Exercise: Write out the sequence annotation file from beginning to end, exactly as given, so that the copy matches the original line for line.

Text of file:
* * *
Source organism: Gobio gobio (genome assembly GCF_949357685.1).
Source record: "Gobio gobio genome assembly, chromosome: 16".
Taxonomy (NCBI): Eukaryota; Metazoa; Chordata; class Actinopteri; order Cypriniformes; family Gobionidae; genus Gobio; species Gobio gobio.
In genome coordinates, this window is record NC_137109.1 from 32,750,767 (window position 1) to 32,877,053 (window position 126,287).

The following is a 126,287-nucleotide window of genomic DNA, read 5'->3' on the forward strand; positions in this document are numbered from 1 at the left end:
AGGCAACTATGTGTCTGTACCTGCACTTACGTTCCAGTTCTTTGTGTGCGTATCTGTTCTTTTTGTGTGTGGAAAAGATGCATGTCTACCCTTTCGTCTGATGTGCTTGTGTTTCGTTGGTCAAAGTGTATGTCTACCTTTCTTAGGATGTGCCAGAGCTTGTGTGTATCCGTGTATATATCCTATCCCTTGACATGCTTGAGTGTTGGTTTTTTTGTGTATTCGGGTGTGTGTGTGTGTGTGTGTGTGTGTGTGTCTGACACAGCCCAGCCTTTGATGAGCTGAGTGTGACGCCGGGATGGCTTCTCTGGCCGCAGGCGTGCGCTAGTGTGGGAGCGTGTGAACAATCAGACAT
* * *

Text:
Source organism: Gobio gobio (genome assembly GCF_949357685.1).
Source record: "Gobio gobio genome assembly, chromosome: 16".
Taxonomy (NCBI): Eukaryota; Metazoa; Chordata; class Actinopteri; order Cypriniformes; family Gobionidae; genus Gobio; species Gobio gobio.
In genome coordinates, this window is record NC_137109.1 from 32,750,767 (window position 1) to 32,877,053 (window position 126,287).

The following is a 126,287-nucleotide window of genomic DNA, read 5'->3' on the forward strand; positions in this document are numbered from 1 at the left end:
AGGCAACTATGTGTCTGTACCTGCACTTACGTTCCAGTTCTTTGTGTGCGTATCTGTTCTTTTTGTGTGTGGAAAAGATGCATGTCTACCCTTTCGTCTGATGTGCTTGTGTTTCGTTGGTCAAAGTGTATGTCTACCTTTCTTAGGATGTGCCAGAGCTTGTGTGTATCCGTGTATATATCCTATCCCTTGACATGCTTGAGTGTTGGTTTTTTTGTGTATTCGGGTGTGTGTGTGTGTGTGTGTGTGTGTGTGTCTGACACAGCCCAGCCTTTGATGAGCTGAGTGTGACGCCGGGATGGCTTCTCTGGCCGCAGGCGTGCGCTAGTGTGGGAGCGTGTGAACAATCAGACAT